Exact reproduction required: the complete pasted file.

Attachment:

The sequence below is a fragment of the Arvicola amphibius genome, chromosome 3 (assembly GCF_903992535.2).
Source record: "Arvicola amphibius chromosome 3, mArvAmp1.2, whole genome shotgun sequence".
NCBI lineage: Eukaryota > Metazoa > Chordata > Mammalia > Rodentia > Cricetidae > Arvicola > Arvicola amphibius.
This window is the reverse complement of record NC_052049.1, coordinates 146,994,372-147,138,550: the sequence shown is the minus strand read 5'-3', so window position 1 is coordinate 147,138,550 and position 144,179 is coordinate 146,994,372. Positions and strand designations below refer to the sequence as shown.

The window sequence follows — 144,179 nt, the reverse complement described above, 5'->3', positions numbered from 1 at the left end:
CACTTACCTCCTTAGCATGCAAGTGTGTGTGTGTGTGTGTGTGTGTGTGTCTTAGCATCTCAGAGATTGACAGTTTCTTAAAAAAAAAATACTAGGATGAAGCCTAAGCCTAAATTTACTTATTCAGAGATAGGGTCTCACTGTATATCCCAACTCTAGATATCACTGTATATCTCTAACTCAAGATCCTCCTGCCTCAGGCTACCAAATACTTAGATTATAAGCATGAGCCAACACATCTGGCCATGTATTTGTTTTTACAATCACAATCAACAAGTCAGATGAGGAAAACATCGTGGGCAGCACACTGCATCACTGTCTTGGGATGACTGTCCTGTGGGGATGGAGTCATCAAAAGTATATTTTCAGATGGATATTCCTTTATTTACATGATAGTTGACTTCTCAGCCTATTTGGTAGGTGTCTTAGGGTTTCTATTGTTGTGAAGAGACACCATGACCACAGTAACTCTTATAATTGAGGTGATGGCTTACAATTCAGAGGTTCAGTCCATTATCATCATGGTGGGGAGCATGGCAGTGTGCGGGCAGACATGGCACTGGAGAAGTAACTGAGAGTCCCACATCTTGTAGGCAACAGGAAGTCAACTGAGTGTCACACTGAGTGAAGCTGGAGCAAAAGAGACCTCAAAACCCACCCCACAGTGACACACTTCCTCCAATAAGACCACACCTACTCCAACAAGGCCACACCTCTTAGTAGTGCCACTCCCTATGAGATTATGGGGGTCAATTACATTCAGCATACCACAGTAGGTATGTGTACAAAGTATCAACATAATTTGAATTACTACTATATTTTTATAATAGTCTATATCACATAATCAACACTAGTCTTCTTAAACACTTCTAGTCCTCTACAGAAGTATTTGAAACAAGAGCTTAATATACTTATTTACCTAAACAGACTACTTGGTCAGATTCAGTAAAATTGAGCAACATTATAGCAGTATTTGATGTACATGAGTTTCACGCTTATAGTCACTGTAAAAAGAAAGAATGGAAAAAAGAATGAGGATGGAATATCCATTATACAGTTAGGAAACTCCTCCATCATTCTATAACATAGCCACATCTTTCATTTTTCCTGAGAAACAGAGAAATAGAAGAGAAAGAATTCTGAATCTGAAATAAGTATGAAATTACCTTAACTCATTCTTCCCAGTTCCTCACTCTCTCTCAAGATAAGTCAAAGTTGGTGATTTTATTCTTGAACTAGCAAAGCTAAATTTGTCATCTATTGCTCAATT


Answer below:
The sequence below is a fragment of the Arvicola amphibius genome, chromosome 3 (assembly GCF_903992535.2).
Source record: "Arvicola amphibius chromosome 3, mArvAmp1.2, whole genome shotgun sequence".
NCBI lineage: Eukaryota > Metazoa > Chordata > Mammalia > Rodentia > Cricetidae > Arvicola > Arvicola amphibius.
This window is the reverse complement of record NC_052049.1, coordinates 146,994,372-147,138,550: the sequence shown is the minus strand read 5'-3', so window position 1 is coordinate 147,138,550 and position 144,179 is coordinate 146,994,372. Positions and strand designations below refer to the sequence as shown.

The window sequence follows — 144,179 nt, the reverse complement described above, 5'->3', positions numbered from 1 at the left end:
CACTTACCTCCTTAGCATGCAAGTGTGTGTGTGTGTGTGTGTGTGTGTGTCTTAGCATCTCAGAGATTGACAGTTTCTTAAAAAAAAAATACTAGGATGAAGCCTAAGCCTAAATTTACTTATTCAGAGATAGGGTCTCACTGTATATCCCAACTCTAGATATCACTGTATATCTCTAACTCAAGATCCTCCTGCCTCAGGCTACCAAATACTTAGATTATAAGCATGAGCCAACACATCTGGCCATGTATTTGTTTTTACAATCACAATCAACAAGTCAGATGAGGAAAACATCGTGGGCAGCACACTGCATCACTGTCTTGGGATGACTGTCCTGTGGGGATGGAGTCATCAAAAGTATATTTTCAGATGGATATTCCTTTATTTACATGATAGTTGACTTCTCAGCCTATTTGGTAGGTGTCTTAGGGTTTCTATTGTTGTGAAGAGACACCATGACCACAGTAACTCTTATAATTGAGGTGATGGCTTACAATTCAGAGGTTCAGTCCATTATCATCATGGTGGGGAGCATGGCAGTGTGCGGGCAGACATGGCACTGGAGAAGTAACTGAGAGTCCCACATCTTGTAGGCAACAGGAAGTCAACTGAGTGTCACACTGAGTGAAGCTGGAGCAAAAGAGACCTCAAAACCCACCCCACAGTGACACACTTCCTCCAATAAGACCACACCTACTCCAACAAGGCCACACCTCTTAGTAGTGCCACTCCCTATGAGATTATGGGGGTCAATTACATTCAGCATACCACAGTAGGTATGTGTACAAAGTATCAACATAATTTGAATTACTACTATATTTTTATAATAGTCTATATCACATAATCAACACTAGTCTTCTTAAACACTTCTAGTCCTCTACAGAAGTATTTGAAACAAGAGCTTAATATACTTATTTACCTAAACAGACTACTTGGTCAGATTCAGTAAAATTGAGCAACATTATAGCAGTATTTGATGTACATGAGTTTCACGCTTATAGTCACTGTAAAAAGAAAGAATGGAAAAAAGAATGAGGATGGAATATCCATTATACAGTTAGGAAACTCCTCCATCATTCTATAACATAGCCACATCTTTCATTTTTCCTGAGAAACAGAGAAATAGAAGAGAAAGAATTCTGAATCTGAAATAAGTATGAAATTACCTTAACTCATTCTTCCCAGTTCCTCACTCTCTCTCAAGATAAGTCAAAGTTGGTGATTTTATTCTTGAACTAGCAAAGCTAAATTTGTCATCTATTGCTCAATT